My main takeaway from these results (and those announced previously) is that demand for supply chain software and contract logistics services remains relatively strong, while freight forwarding and international shipping operations face continued uncertainty and volatility.
The American Trucking Associations’ advanced seasonally adjusted (SA) For-Hire Truck Tonnage Index increased 1.2 percent in June after falling 1.0 percent in May. For the quarter, the index was up 3.5 percent compared to Q2’11, but down 0.8 percent compared to Q1’12, the first quarterly decrease in a year. “June’s increase was a pleasant surprise, but the lower year-over-year gain fits with an economy that has slowed,” ATA Chief Economist Bob Costello said. Costello lowered his tonnage outlook for 2012 to the 3% to 3.5% range due to recent economic weakness.
The Federal Motor Carrier Safety Administration (FMCSA) and China remain on the defensive. Last week we reported how OOIDA filed a suit against FMCSA over its Pre-Employment Screening Program and the DataQ appeal process. The Alliance for Safe, Efficient and Competitive Truck Transportation (ASECTT) also filed a suit last week against the FMCSA (see yesterday’s guest commentary). This week it was the ATA’s turn to challenge the FMCSA. The ATA filed a brief with the U.S. Court of Appeals for the District of Columbia Circuit challenging the Hours of Service (HOS) changes. Here’s a quote from the press release:
In its brief, ATA calls FMCSA’s changes “arbitrary and capricious as well as unwarranted.”
“The agency claims that restart restrictions and the off-duty break requirement are justified by the cost-benefit analysis in FMCSA’s Regulatory Impact Analysis. That ‘analysis,’ however, is a sham,” the brief said. “FMCSA stacked the deck in favor of its preferred outcome by basing its cost-benefit calculations on a host of transparently unjustifiable assumptions. FMCSA therefore cannot justify the 2011 final rule on the ground that it has net benefits.”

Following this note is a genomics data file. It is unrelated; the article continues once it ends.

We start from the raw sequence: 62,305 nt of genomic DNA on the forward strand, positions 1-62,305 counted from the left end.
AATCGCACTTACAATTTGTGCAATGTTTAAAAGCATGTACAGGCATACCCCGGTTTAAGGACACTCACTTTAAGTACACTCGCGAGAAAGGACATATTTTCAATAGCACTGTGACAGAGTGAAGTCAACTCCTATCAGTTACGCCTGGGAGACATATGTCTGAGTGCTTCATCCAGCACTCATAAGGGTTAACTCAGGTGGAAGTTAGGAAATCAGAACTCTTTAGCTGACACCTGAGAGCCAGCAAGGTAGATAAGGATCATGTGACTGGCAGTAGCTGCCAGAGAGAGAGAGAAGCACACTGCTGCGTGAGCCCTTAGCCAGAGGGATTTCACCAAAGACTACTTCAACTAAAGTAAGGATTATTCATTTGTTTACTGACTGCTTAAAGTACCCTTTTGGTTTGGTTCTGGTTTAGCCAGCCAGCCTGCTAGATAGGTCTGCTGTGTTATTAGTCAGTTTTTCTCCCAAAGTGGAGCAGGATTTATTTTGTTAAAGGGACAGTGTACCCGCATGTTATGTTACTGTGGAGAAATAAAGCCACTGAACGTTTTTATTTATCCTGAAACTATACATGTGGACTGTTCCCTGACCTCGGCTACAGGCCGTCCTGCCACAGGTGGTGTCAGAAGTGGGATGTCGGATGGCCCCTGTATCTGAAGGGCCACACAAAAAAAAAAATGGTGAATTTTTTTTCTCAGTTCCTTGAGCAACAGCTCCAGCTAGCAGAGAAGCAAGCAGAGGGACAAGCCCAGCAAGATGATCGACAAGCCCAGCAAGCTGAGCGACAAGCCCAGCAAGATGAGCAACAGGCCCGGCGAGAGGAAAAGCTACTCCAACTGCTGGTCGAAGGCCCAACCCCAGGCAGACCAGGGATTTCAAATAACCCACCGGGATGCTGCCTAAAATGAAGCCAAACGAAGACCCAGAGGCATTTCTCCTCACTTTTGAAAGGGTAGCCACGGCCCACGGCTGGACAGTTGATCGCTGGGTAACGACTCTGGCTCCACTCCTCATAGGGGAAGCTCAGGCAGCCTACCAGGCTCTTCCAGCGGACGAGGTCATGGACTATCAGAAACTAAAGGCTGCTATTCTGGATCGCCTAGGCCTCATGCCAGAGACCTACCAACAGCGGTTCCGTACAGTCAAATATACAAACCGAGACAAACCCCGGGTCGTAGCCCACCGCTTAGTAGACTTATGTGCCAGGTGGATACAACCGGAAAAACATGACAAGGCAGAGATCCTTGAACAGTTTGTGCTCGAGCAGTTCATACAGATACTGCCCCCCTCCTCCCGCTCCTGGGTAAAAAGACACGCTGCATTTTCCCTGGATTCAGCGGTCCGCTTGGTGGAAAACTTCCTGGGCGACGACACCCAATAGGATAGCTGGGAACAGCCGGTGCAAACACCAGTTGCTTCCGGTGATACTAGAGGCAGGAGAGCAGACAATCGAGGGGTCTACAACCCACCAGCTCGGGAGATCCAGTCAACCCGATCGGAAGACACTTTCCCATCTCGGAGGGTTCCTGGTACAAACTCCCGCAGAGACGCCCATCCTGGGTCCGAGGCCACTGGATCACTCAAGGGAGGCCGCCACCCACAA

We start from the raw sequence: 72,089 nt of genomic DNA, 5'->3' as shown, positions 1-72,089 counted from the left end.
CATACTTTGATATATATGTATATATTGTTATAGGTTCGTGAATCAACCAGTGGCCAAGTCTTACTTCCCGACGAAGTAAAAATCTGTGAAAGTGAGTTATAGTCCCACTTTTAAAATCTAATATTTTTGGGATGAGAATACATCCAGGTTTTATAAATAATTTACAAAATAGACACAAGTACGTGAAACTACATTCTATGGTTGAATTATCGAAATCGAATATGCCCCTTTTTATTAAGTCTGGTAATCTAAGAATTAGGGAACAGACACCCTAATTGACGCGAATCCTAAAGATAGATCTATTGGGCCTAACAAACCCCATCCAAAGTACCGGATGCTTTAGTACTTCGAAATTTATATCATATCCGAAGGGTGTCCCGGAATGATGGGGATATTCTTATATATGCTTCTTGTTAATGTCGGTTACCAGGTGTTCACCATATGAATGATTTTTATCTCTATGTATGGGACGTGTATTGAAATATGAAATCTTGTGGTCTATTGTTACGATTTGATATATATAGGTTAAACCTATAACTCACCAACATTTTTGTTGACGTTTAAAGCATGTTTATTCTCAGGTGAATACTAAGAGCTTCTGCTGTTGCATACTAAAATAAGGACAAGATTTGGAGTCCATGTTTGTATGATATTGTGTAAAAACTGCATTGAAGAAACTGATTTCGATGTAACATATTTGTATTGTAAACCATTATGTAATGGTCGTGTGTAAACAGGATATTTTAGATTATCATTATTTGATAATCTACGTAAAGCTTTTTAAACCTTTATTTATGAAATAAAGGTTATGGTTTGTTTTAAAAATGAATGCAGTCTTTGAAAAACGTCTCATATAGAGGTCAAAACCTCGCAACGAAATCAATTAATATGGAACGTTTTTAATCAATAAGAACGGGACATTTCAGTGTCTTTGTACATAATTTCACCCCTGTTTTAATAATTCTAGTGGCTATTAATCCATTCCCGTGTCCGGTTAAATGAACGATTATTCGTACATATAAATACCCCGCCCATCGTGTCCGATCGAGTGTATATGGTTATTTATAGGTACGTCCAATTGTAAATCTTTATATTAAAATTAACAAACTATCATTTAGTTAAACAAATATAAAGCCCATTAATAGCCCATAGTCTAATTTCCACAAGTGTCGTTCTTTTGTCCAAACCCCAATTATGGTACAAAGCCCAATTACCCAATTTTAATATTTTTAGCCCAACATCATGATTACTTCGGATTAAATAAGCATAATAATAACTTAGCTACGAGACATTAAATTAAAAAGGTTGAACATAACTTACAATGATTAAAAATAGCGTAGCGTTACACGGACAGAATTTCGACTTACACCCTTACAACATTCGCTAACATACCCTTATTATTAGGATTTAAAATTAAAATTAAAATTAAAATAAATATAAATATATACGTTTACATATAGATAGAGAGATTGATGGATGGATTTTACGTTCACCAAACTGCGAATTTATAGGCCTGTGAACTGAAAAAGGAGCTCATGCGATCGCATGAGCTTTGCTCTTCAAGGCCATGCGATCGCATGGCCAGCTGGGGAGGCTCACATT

Meanwhile, China faces continued pressure over its trade policies, specifically with regards to rare-earth materials and solar industry. As reported in the WSJ, “The World Trade Organization has set up a panel to probe China’s rare-earth export policies, a widely expected move following requests by the U.S., the European Union and Japan.” And according to a Reuters report, “Companies led by Germany’s SolarWorld have asked the European Union to investigate claims that Chinese rivals had been selling their products below market value in Europe. The European Commission…has 45 days to decide if it will start an investigation.” The goal, presumably, is to follow in the footsteps of the United States, which started imposing a 31 percent duty on solar panel imports from China back in May. Here what Wang Yiyu, Yingli Solar’s chief strategy officer, said at a briefing by leading Chinese solar companies:
“If the EU were to follow the precedent of the U.S. and launch an anti-dumping investigation on Chinese solar products, the Chinese solar industry would suffer a fatal blow. The investigation would also trigger a wholescale trade war between China and the EU, which would cause huge losses to both parties.”
A swimming competition between the FMCSA and its challengers to settle their differences? A 100-meter dash between the US, EU, and China? Let the Games begin!
Song of the Week: “Strange Attractor” by Animal Kingdom. “And it must be chemical…”
(Note: CH Robinson, HighJump Software, JDA Software, Manhattan Associates, and Ryder are ARC clients and/or Logistics Viewpoints sponsors).